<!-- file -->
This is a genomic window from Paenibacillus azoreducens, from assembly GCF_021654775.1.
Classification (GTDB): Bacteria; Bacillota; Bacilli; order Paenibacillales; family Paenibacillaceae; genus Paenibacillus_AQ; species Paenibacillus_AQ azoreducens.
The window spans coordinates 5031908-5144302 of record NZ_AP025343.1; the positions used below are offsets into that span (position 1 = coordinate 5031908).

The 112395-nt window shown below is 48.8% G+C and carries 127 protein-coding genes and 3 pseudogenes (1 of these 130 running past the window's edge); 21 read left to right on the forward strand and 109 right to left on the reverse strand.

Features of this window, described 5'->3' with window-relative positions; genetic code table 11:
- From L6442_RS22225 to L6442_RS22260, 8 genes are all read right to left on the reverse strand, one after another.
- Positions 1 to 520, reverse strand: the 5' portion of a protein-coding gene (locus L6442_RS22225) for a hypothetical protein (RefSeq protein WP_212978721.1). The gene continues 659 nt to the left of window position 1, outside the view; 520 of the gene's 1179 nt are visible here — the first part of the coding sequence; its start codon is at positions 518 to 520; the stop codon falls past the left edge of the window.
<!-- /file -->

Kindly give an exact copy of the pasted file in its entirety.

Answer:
This is a genomic window from Paenibacillus azoreducens, from assembly GCF_021654775.1.
Classification (GTDB): Bacteria; Bacillota; Bacilli; order Paenibacillales; family Paenibacillaceae; genus Paenibacillus_AQ; species Paenibacillus_AQ azoreducens.
The window spans coordinates 5031908-5144302 of record NZ_AP025343.1; the positions used below are offsets into that span (position 1 = coordinate 5031908).

The 112395-nt window shown below is 48.8% G+C and carries 127 protein-coding genes and 3 pseudogenes (1 of these 130 running past the window's edge); 21 read left to right on the forward strand and 109 right to left on the reverse strand.

Features of this window, described 5'->3' with window-relative positions; genetic code table 11:
- From L6442_RS22225 to L6442_RS22260, 8 genes are all read right to left on the reverse strand, one after another.
- Positions 1 to 520, reverse strand: the 5' portion of a protein-coding gene (locus L6442_RS22225) for a hypothetical protein (RefSeq protein WP_212978721.1). The gene continues 659 nt to the left of window position 1, outside the view; 520 of the gene's 1179 nt are visible here — the first part of the coding sequence; its start codon is at positions 518 to 520; the stop codon falls past the left edge of the window.